Then I learned pecans were harvested off the ground even when grown commercially. Pecans grow in a husk in clusters at the end of branches. As the husk matures, it splits open, and the nut drops out. In commercial orchards, farmers use a mechanical tree-shaker to nudge the tree into dropping their nuts on the ground. After they fall, large-scale sweepers are brought in to collect them.

Sensing how taken I was with seeing pecan trees for the first time, Sledge drove us to a commercial pecan orchard with acres full of mature trees. The trees were planted on a grid. The oldest were planted in the 1890s on a 60 x 60 grid. The younger trees were planted in the 1940s on a 45 x 45 grid. Sledge said they plant them even closer now. We loved that whichever direction we viewed them from, the trees lined up, both in rows and on the diagonal. Truly, a marvel to behold.

Meanwhile, we harvested 8.5 pounds of nuts from Sledge and Denise’s driveway.

We used a sweeper device Sledge kept for harvesting nuts from his yard.

It looks and works a lot like a tennis ball sweeper.

Sledge said not to pick pecans that still had their husks on as the husk would keep the shell moist and the nut inside would likely be rotten.

After we arrived back in Nashville,  I immediately set to picking the pecan meat out of the shells. It took every bit of two hours to pick through our eight pounds of unshelled nuts. I ended up with almost two pounds of tender, tasty pecan meats. Manna from heaven, indeed.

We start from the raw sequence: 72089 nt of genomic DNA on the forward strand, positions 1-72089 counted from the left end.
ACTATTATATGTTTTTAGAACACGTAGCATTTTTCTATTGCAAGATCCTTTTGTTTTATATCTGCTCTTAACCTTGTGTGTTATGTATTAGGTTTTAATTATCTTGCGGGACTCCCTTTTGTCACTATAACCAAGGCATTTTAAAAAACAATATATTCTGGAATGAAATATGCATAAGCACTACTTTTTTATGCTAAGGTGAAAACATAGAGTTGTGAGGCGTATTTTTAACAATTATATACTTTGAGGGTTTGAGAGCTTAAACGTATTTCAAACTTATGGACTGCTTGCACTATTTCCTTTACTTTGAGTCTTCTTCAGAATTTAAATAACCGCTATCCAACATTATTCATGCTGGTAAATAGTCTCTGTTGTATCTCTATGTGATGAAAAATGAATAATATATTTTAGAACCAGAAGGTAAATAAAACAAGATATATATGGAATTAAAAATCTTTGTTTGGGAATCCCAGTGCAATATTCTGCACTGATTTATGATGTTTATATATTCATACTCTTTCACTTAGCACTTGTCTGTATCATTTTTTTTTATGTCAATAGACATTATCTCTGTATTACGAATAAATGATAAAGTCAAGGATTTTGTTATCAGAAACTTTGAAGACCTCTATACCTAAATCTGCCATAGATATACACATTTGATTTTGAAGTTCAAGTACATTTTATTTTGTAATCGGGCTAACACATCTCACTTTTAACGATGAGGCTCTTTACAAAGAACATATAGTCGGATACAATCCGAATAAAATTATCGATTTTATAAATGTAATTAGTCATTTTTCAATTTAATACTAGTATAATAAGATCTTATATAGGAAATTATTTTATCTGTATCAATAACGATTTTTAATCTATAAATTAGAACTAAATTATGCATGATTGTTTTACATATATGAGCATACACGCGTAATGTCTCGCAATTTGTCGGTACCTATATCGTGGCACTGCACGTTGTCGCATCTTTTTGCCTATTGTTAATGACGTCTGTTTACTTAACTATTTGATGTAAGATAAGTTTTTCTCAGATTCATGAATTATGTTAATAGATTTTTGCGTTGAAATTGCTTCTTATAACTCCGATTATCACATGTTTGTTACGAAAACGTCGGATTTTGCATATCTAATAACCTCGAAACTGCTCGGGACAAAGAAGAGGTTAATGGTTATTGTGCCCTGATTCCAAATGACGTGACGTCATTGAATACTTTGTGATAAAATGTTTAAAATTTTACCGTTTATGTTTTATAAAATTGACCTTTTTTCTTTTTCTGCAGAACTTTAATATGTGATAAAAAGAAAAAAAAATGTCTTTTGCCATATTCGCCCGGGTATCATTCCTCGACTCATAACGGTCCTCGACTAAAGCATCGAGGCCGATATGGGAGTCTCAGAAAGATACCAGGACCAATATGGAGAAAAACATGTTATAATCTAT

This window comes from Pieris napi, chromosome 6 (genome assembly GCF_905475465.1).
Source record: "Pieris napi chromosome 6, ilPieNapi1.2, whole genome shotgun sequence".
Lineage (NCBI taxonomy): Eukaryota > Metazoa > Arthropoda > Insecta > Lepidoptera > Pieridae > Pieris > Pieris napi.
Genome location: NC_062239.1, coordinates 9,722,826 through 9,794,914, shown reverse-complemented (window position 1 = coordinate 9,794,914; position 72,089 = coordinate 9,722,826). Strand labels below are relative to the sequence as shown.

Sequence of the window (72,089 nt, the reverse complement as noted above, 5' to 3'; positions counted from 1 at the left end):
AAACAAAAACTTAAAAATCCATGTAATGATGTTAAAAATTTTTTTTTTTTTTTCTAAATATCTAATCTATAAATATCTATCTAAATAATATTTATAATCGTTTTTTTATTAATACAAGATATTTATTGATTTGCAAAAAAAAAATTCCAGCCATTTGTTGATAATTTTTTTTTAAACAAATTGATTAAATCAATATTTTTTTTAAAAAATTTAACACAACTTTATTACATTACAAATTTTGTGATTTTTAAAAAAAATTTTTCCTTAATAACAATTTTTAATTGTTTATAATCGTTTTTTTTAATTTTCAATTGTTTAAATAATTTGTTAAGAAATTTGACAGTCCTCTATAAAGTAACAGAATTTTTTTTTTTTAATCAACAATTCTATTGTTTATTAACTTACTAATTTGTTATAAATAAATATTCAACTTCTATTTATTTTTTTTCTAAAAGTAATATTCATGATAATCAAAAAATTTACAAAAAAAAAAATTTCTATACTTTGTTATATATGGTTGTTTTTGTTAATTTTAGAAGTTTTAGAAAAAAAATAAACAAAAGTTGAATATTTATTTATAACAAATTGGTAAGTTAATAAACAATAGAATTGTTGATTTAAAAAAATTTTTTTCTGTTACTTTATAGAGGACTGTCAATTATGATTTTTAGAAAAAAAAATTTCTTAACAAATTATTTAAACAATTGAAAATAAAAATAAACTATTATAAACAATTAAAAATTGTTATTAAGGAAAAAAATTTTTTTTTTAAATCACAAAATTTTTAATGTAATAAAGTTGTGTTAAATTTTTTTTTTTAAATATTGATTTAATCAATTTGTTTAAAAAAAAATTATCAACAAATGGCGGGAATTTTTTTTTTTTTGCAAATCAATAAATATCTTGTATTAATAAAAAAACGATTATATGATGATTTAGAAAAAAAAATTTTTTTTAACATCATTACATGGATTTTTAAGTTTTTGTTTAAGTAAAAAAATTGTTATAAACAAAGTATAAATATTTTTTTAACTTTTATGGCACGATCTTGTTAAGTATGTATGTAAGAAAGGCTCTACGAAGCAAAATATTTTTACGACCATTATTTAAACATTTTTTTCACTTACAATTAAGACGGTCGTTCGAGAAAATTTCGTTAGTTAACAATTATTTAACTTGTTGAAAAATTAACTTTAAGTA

It was tedious work. Granted, the tools I used were not for industrial use. They were more like cocktail party fare from the Fifties.

Today, except for my stained and scratched fingers, I’ve forgotten about the amount of work that went into cleaning out the shells. But man oh man, as I was shelling, I was thinking, I get it, now. I know why Denise was even happier to get the homemade pies!

Thanks to our hosts, Denise and Sledge Taylor who live on a beautiful farm in the “hill country” a place with never-ending vistas of pastures and planted fields. This photo was taken at their cotton gin. That’s a whole nother story!

Tried and True Recipes Calling for Pecans

Mrs. Walker’s Cranberry Nut Pie (served two ways)
 

Pumpkin Bread Pudding (served two ways)
 

Cranberry and Hot Pepper Jelly Brie Bites

Grandma’s Cranberry Chutney

Fruit and Nut Bread

Sorghum, Oats, and Cranberry Granola

Oat, Sorghum, Ginger and Cranberry Cookies